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Reconstruction work brings more gloom to southeast Turkey

Renovation work has begun in the emptied, conflict-ravaged old city of Diyarbakir, where the government's restoration project is being criticized as a security move rather than an effort to preserve internationally acknowledged historic sites.
Concrete blocks are placed next to the historical city walls at the main entrance of Sur district, which is partially under curfew, in the Kurdish-dominated southeastern city of Diyarbakir, Turkey March 17, 2016. REUTERS/Sertac Kayar - RTSAV57

DIYARBAKIR, Turkey — When Hilmi Akyol returned to his neighborhood four months after fleeing clashes between the Turkish security forces and Kurdish militants, he found his street leveled, all its buildings razed to the ground. He found his one-time home by the greenery of two tons of sprouting wheat.

“I had bought two tons of wheat for the hens and pigeons I used to keep. When I returned after four months, I found the wheat sprouting in the rubble,” Akyol told Al-Monitor. “There was nothing left on our street — a street 200 or 300 meters long with absolutely nothing on it.”

Similar sights have greeted many other Kurdish residents of Diyarbakir’s historic district of Sur, which remains sealed off 10 months after a devastating security crackdown ended there in March 2016.

Once bustling streets lined with residential buildings and shops are nothing more than flattened terrain today. Even though life in Sur had long ground to a halt, a round-the-clock curfew remains in place to keep civilians away as the demolition of damaged buildings continues. The area looks like the site of an urban transformation project.

As early as December 2015, while clashes raged in Sur and the exodus from the area continued, some residents were convinced the government was planning to empty the district and rebuild it to its liking. What sounded like a far-fetched rumor at the time seems more possible today.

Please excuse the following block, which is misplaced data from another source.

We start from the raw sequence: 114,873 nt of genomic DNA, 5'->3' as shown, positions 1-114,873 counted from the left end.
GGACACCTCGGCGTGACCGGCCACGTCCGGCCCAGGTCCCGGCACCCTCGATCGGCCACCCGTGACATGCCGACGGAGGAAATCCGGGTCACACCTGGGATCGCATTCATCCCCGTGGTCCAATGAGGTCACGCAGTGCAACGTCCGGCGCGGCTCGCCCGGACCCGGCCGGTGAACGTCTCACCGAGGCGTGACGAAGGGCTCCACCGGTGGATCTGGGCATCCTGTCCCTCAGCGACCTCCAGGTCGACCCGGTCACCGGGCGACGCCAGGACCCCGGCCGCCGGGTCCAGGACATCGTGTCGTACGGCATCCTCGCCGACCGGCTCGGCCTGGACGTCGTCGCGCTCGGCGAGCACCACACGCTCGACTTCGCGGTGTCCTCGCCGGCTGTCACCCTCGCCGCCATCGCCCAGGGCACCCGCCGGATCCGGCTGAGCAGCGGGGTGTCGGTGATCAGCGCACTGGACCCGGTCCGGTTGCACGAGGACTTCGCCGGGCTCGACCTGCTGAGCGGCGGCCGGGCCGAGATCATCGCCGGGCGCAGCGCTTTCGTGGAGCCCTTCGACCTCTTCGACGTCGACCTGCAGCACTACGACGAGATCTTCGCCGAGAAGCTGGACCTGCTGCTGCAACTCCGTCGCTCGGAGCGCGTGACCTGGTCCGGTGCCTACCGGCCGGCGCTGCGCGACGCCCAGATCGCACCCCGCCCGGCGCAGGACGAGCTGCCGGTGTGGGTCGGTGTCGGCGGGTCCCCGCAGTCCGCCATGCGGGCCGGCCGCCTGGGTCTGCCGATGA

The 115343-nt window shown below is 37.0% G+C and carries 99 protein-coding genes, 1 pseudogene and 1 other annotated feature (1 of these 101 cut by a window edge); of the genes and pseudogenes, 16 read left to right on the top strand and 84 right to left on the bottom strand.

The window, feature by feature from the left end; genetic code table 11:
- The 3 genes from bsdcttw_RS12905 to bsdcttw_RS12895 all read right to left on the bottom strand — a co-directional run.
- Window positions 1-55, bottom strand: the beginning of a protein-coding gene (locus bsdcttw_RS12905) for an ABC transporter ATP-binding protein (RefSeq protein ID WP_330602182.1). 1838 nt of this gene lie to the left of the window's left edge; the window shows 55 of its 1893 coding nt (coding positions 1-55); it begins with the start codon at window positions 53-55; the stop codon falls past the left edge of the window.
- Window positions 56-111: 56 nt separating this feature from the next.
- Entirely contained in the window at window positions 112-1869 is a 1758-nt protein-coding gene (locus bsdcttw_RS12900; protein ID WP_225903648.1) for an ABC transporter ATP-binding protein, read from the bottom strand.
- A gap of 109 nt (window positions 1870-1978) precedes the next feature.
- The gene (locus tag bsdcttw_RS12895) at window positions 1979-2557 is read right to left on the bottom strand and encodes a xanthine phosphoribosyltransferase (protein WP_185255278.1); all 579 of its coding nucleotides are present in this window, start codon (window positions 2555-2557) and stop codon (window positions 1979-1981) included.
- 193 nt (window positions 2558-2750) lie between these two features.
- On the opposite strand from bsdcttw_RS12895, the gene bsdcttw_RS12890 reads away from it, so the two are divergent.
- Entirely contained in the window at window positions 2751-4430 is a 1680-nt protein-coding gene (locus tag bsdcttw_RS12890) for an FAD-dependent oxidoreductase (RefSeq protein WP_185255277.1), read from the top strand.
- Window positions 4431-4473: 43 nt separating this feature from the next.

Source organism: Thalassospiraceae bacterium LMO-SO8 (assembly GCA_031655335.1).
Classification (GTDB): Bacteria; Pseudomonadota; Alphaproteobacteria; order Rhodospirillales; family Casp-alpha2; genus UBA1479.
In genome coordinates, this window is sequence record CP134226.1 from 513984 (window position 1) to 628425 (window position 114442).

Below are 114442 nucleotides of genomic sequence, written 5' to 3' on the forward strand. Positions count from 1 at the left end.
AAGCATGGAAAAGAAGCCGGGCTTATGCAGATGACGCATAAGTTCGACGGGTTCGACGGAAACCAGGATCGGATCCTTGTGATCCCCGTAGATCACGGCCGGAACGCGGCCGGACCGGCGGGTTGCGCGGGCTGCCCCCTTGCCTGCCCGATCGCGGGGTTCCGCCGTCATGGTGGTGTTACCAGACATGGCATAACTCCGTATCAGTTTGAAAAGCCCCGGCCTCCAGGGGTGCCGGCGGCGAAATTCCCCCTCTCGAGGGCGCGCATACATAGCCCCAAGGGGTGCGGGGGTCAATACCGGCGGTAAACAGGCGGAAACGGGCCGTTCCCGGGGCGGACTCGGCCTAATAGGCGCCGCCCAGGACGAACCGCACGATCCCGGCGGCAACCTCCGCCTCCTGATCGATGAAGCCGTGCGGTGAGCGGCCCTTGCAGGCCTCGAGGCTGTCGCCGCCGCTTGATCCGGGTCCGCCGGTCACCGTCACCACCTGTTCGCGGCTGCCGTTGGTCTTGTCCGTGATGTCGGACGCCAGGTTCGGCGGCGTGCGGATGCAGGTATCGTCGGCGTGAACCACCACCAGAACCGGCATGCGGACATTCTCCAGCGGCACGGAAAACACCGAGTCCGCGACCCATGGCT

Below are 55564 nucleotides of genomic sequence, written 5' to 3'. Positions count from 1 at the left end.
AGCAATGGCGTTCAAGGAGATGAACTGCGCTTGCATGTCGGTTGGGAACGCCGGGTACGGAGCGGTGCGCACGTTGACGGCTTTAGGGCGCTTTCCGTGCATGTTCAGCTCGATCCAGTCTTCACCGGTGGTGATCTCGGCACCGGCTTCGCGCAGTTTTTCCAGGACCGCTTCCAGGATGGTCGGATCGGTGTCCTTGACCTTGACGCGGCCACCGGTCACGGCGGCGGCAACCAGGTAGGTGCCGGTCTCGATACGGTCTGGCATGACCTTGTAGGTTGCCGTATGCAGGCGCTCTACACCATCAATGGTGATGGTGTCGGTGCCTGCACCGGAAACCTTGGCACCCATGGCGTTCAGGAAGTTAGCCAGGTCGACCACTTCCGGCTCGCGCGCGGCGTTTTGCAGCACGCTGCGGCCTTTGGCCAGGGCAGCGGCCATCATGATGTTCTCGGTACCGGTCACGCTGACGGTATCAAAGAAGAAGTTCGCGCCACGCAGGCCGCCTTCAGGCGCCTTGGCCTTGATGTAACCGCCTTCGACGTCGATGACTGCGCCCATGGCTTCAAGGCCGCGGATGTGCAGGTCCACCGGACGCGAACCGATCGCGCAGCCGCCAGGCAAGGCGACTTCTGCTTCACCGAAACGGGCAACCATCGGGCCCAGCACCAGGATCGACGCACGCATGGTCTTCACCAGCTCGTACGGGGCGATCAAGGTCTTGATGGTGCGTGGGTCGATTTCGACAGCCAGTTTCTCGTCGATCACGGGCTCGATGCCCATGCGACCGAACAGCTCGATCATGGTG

Sur, which means “fortress walls” in Turkish, takes its name from the centuries-old walls encircling Diyarbakir’s old city. Home to numerous historical monuments, it won a place on UNESCO’s World Heritage List in July 2015, shortly before the security forces moved in to purge Kurdish militants entrenched behind ditches and barricades in the labyrinthian neighborhood's narrow alleys and dead ends.

Since then, Sur’s mostly impoverished residents have been striving to rebuild their lives in other corners of Diyarbakir. Some, such as 67-year-old shoe-shiner Vahit Cetin, are still struggling to accept the reality of their lost homes.

In a trembling voice, Cetin told Al-Monitor that tank fire destroyed the house where he had spent 60 years of his life and that he still could not bring himself to go back.

“I just don’t have the heart to go and see for myself. I have lived there since I was 7 years old. I’m devastated,” he said. “[The government] has given me nothing, and I don’t want their money in the first place. The prime minister and the president had promised to give us back our homes. I don’t want to live anywhere else. I want my house.”